Around 2008 the population of the world’s cities surpassed the number of rural dwellers. A lower proportion of people live on the land, yet we depend on it more than ever for sustenance. The Earth shows increasing signs it will not tolerate continual consumption of resources, abuse of soil, air and water, and indifference toward biodiversity.

Grand River in Paris, ontarioTraditionally nature writers have looked to wilderness for inspiration and insight. We must protect wild, unspoiled spaces, but countless people tied to cities by poverty cannot relate to this rarefied vision. Western environmentalism cannot appreciate the exigencies of securing food and shelter for more than one-third of the human population who must live on less than $2 per day. We must seek reconciliation with our entire planet by interacting with nature where we are. It plays a vital role in the urban landscape, too. Perhaps here we can begin the healing process.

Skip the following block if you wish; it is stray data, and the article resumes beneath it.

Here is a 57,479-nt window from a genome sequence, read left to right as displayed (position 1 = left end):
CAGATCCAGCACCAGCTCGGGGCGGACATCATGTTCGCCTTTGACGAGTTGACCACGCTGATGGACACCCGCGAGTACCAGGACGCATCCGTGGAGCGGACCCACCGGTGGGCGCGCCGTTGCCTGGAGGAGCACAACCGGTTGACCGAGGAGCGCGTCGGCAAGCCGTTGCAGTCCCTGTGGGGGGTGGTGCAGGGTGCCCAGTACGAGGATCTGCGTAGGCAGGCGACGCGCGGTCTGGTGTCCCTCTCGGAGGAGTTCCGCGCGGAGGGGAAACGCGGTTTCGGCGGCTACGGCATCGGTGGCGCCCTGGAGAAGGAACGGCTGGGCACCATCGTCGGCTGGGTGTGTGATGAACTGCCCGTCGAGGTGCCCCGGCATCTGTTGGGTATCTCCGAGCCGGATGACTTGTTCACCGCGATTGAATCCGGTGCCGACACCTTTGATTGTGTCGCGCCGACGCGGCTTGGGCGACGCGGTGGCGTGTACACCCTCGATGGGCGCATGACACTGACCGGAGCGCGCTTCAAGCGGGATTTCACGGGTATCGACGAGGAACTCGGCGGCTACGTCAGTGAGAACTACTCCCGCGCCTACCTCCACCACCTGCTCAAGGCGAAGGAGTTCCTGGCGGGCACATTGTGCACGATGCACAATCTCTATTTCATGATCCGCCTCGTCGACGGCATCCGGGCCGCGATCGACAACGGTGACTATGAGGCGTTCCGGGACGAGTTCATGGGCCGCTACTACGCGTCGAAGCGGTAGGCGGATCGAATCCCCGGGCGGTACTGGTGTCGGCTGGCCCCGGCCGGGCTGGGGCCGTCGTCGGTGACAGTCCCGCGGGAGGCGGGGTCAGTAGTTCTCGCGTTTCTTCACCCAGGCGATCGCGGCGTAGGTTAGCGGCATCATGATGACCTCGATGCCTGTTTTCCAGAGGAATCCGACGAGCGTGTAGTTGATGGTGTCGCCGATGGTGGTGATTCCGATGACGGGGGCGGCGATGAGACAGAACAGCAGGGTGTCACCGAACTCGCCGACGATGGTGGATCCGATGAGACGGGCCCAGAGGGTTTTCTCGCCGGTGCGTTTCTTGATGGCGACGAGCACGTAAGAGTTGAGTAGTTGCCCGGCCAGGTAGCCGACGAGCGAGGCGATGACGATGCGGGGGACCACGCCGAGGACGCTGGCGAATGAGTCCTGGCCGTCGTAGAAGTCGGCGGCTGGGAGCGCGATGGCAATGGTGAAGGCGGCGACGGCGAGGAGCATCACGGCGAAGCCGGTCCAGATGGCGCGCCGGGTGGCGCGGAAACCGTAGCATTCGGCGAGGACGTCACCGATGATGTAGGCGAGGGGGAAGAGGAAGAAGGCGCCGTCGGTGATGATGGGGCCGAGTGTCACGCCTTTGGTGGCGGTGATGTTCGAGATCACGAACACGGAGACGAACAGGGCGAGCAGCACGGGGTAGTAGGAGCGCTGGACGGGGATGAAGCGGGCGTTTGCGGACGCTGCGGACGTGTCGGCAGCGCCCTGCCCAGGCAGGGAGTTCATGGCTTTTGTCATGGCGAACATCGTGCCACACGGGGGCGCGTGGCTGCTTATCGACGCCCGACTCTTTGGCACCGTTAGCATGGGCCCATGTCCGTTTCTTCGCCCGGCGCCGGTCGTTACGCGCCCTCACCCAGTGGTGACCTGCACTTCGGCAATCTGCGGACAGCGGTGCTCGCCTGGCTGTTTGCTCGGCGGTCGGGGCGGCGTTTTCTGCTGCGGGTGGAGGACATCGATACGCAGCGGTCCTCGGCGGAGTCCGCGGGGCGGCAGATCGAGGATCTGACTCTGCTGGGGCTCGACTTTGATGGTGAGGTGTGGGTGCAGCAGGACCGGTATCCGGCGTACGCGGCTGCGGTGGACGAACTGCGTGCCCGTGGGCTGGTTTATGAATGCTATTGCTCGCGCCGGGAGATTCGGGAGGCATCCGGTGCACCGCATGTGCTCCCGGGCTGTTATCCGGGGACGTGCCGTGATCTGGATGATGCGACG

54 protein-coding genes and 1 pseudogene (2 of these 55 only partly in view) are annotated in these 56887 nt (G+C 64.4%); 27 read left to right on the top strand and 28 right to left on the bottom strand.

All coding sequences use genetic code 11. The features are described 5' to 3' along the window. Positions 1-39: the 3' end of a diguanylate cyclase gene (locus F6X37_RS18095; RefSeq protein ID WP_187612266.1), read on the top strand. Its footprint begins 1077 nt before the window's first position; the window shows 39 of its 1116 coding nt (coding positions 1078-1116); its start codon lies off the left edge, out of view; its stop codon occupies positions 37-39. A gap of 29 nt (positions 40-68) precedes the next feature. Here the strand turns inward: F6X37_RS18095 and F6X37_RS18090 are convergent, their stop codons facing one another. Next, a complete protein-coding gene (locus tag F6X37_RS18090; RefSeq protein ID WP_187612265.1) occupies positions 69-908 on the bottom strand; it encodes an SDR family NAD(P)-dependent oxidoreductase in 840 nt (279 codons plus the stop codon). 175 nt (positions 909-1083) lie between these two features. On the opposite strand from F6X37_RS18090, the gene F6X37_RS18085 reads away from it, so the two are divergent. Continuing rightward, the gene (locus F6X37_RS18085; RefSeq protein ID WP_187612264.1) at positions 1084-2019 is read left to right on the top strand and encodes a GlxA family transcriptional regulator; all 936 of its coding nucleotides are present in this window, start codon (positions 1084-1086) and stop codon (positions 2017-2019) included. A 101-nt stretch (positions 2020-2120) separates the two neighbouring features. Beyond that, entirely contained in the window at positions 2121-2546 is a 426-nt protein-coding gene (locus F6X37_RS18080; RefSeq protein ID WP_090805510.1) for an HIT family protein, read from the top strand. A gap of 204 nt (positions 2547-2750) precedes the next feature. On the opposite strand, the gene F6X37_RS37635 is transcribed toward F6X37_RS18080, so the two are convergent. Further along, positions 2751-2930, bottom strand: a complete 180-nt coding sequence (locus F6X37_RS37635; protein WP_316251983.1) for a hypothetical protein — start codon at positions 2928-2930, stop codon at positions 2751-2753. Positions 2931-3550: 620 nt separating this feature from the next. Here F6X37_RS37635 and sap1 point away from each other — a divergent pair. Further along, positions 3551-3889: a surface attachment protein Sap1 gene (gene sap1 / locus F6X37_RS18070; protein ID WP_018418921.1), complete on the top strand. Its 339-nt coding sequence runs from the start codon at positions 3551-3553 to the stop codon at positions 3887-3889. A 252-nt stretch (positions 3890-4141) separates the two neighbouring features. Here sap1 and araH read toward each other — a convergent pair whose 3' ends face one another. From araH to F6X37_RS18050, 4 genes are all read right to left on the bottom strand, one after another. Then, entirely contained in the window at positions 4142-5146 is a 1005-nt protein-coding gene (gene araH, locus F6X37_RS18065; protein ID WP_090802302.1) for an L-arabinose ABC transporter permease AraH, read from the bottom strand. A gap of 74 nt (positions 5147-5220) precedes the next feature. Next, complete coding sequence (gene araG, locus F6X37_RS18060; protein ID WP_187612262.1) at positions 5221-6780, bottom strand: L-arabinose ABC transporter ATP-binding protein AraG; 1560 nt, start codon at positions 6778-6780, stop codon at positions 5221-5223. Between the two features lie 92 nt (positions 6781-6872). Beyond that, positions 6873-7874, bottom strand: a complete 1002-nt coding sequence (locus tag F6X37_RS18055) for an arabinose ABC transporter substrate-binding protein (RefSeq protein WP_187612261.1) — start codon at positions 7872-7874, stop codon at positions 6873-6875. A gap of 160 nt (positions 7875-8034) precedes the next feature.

Van Waffle is a writer, naturalist and artist living in Guelph, Ontario, a city of 115,000 at the confluence of the Speed and Eramosa Rivers. Rivers present a valuable metaphor for life: you can scarcely grasp where the water comes from and where it goes, but the short segment right in front of you possesses rich ecology. You can learn much from a few metres of current. It connects to a global hydrological cycle just as one life relates to all of life.

The Eramosa River—slower, quieter and darker—suggests personal reflection and inner growth. The larger, livelier Speed River winds through downtown, pointing to communication and action.

Van has a BSc in Wildlife Biology and Ecology from University of Guelph (1987) and a Journalism diploma from Conestoga College (1988). He has worked as a small town reporter, and as a media relations writer for World Vision Canada. In addition to his writing work, he also builds pipe organs for a living.